I haven’t written for a while, but as the dust settles on our Wastes and Strays project there is much to unpick and much, much work to carry on with. I’ll start at the end.
Caption for main image: Exhibition poster – this one emphasising the event in Brighton. Design: Alessandro Zambelli
In May and June as the project entered its final ‘official’ (ie funded – sort of) weeks we took the work of all three work packages; ‘past’, ‘present’ and ‘future’ on the road. A series of one day exhibitions at each of our 4 case-study urban common locations and tested public reaction to and engagement with excerpts of the work of the entire project.
In a slightly less than one month period we took 51 boards depicting the text and images of the main work packages, the many beautiful drawings, models, prototypes, community engagement and co-creation ‘probes’ and artefacts made for the Pavilions of the Commons/Urban Commons parallel projects run by Graham Perring, Armelle Tardiveau, Daniel Malo with Siobhan O’Neill, and by me, but made by our extraordinary students at the University of Brighton School of Architecture Technology and Engineering, Newcastle University School of Architecture Planning and Landscape and the University of Portsmouth School of Architecture. Remember (as if we could forget) that this work and these students toiled across the depths of the pandemic.
The outputs of the different work packages find their best expression in different media; the main Wastes and Strays monograph is ‘in-press’ and the words of Chris Rodgers, Rachel Hammersley, Sarah Collins, Livi Dee, Siobhan O’Neill (and me) will find their best expression there. In fact they already have on the Wastes and Strays official blog. But it is the student work, and even more than that, the work of Siobhan O’Neill and the communities she engaged with which shone through on the exhibition boards and the co-creation events she organised at each exhibition location.
Many other others supported these endeavours, and their names are on the boards. We plan to make a permanent digital exhibition of these images, so it may be that full credits will need to wait until then. I will however mention Helen Hampson at Newcastle University. I might have designed the exhibition, but at Newcastle, Norwich and Bristol she made it all happen. She was indispensable too at Brighton, but Graham deserves most of the plaudits there.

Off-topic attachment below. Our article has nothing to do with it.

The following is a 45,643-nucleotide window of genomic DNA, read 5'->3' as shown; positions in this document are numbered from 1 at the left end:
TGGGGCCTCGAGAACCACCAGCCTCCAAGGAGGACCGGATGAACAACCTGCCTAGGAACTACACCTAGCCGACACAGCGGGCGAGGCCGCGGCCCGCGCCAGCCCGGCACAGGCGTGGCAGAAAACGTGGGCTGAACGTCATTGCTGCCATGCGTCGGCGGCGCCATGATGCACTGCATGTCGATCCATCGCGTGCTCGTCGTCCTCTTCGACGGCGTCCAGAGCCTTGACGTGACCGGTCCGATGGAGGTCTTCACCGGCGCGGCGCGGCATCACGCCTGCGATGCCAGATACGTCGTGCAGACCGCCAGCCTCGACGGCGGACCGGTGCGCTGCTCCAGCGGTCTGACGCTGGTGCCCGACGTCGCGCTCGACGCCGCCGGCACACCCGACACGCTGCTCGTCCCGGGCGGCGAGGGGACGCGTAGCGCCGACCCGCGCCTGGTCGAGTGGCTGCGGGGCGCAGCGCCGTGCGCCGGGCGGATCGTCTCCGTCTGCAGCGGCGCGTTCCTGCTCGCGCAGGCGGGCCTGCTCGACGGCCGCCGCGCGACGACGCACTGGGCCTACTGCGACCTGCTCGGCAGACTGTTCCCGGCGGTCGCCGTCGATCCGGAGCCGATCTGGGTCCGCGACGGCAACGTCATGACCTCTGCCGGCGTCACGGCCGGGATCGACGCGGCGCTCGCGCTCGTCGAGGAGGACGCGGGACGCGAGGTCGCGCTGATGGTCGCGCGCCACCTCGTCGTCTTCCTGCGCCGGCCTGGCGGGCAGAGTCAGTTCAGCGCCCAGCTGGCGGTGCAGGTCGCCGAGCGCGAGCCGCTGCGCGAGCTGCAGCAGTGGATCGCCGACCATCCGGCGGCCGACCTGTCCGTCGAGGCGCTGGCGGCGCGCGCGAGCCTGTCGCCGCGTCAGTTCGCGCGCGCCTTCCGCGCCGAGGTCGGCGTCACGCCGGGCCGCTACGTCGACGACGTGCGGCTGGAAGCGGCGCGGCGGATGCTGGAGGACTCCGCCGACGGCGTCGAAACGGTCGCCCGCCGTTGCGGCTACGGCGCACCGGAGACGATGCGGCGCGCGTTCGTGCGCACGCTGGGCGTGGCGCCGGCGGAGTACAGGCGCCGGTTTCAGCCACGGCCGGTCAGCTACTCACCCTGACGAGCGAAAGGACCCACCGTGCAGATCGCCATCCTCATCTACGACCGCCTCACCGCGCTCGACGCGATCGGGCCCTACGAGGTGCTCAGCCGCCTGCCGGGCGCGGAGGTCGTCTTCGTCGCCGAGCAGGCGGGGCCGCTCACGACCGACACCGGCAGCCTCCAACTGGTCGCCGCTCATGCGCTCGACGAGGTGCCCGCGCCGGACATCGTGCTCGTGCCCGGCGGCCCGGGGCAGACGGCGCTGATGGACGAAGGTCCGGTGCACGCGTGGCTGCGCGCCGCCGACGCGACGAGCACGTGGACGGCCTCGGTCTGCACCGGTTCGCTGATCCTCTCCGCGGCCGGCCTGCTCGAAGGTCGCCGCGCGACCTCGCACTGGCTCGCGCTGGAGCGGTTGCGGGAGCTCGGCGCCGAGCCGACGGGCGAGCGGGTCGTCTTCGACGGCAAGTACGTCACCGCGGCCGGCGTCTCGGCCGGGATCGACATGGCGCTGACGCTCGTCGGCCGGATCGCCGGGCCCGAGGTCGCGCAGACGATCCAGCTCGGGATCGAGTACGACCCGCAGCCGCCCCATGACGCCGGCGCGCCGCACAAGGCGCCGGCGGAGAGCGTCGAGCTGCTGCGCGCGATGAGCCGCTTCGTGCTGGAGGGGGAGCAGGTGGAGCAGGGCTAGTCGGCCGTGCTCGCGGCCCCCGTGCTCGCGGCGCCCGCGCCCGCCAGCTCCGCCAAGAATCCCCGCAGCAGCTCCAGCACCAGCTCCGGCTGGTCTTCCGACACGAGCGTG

So, I needed to design an exhibition which would work in four radically different exhibition spaces, one of which hadn’t even been found yet. We were lucky to have been lent exhibition stands and plinths by Newcastle University School of Architecture Planning and Landscape, so those imposed a welcome, flexible, structure. Here it is shown at Frere Community Centre in Norwich (the one event I couldn’t, in the end, attend myself).
Wastes and Strays on the Road exhibition layout tested at Frere Road. Layout design and drawing: Alessandro Zambelli, April 2022
We also needed a generic ‘key’ for quick mounting of the boards on the stands. I should mention here the amazing work done by Newcastle Law School PhD students who came to every location and helped us put up the exhibition. The final board design changed somewhat from this but were close enough for it to be indispensable in the extraordinarily tight timeframes we had to put up and take down each exhibition.
Wastes and Strays on the Road exhibition generic board layout. Drawing: Alessandro Zambelli, May 2022
There are many images I could show but there will be further outlets for this so for each location I will restrict myself to a few boards and some photos of the event itself each (photos are by various members of the team). So, in the order they happened:
Newcastle, Wylam Brewery 10th May 2022
Bristol, Clifton Observatory 16th May 2022
Brighton, Open Market 2nd June 2022
Norwich, Frere Rd Community Centre 7th June 2022
And finally, a reminder, in brief, of who we are and why we did what we did.